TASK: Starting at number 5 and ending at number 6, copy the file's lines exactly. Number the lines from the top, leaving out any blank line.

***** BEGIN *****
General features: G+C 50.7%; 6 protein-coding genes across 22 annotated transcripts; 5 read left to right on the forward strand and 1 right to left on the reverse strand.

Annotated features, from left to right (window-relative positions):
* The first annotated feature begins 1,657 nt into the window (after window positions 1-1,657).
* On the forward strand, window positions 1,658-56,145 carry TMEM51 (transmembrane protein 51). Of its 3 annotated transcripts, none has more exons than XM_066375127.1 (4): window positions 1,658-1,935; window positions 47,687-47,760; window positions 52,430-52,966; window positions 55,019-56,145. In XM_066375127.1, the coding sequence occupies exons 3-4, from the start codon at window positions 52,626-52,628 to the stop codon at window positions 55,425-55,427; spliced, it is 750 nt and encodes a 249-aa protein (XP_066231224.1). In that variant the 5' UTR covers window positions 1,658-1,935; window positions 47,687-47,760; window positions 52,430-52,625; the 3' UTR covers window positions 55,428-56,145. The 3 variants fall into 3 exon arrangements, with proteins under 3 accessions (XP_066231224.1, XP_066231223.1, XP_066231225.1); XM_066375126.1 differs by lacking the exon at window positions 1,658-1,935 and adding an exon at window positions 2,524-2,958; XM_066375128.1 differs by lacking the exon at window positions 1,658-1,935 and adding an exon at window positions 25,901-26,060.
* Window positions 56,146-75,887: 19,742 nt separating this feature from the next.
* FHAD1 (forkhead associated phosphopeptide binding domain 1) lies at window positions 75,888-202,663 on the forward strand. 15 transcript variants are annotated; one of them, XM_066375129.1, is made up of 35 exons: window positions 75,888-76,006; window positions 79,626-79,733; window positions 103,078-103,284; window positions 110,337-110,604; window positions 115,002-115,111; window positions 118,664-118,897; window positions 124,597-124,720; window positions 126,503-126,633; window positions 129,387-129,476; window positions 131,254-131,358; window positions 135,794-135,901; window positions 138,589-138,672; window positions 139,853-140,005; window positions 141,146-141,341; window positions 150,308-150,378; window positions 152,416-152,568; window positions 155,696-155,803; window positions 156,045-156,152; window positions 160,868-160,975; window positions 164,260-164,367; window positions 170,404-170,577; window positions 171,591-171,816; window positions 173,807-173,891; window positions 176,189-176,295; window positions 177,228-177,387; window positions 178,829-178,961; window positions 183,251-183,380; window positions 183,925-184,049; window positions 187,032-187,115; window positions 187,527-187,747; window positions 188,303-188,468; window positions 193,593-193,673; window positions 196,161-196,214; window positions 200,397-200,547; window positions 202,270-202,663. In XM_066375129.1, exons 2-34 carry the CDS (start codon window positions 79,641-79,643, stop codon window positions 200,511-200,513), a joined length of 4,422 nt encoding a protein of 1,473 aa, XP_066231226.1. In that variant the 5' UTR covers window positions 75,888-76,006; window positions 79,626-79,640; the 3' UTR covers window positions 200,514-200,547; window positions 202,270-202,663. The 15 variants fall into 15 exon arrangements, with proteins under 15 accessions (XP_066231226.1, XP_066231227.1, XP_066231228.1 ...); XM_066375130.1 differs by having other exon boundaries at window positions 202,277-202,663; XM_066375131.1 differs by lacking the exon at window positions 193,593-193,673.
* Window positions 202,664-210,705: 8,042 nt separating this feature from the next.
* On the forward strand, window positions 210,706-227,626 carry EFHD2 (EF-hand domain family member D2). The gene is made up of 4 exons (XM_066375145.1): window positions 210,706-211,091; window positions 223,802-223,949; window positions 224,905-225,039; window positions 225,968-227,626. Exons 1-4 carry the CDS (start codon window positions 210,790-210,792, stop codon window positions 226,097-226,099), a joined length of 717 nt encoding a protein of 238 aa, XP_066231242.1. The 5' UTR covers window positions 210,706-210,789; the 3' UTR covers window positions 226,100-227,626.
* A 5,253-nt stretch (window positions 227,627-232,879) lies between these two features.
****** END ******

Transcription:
* Window positions 56,146-75,887: 19,742 nt separating this feature from the next.
* FHAD1 (forkhead associated phosphopeptide binding domain 1) lies at window positions 75,888-202,663 on the forward strand. 15 transcript variants are annotated; one of them, XM_066375129.1, is made up of 35 exons: window positions 75,888-76,006; window positions 79,626-79,733; window positions 103,078-103,284; window positions 110,337-110,604; window positions 115,002-115,111; window positions 118,664-118,897; window positions 124,597-124,720; window positions 126,503-126,633; window positions 129,387-129,476; window positions 131,254-131,358; window positions 135,794-135,901; window positions 138,589-138,672; window positions 139,853-140,005; window positions 141,146-141,341; window positions 150,308-150,378; window positions 152,416-152,568; window positions 155,696-155,803; window positions 156,045-156,152; window positions 160,868-160,975; window positions 164,260-164,367; window positions 170,404-170,577; window positions 171,591-171,816; window positions 173,807-173,891; window positions 176,189-176,295; window positions 177,228-177,387; window positions 178,829-178,961; window positions 183,251-183,380; window positions 183,925-184,049; window positions 187,032-187,115; window positions 187,527-187,747; window positions 188,303-188,468; window positions 193,593-193,673; window positions 196,161-196,214; window positions 200,397-200,547; window positions 202,270-202,663. In XM_066375129.1, exons 2-34 carry the CDS (start codon window positions 79,641-79,643, stop codon window positions 200,511-200,513), a joined length of 4,422 nt encoding a protein of 1,473 aa, XP_066231226.1. In that variant the 5' UTR covers window positions 75,888-76,006; window positions 79,626-79,640; the 3' UTR covers window positions 200,514-200,547; window positions 202,270-202,663. The 15 variants fall into 15 exon arrangements, with proteins under 15 accessions (XP_066231226.1, XP_066231227.1, XP_066231228.1 ...); XM_066375130.1 differs by having other exon boundaries at window positions 202,277-202,663; XM_066375131.1 differs by lacking the exon at window positions 193,593-193,673.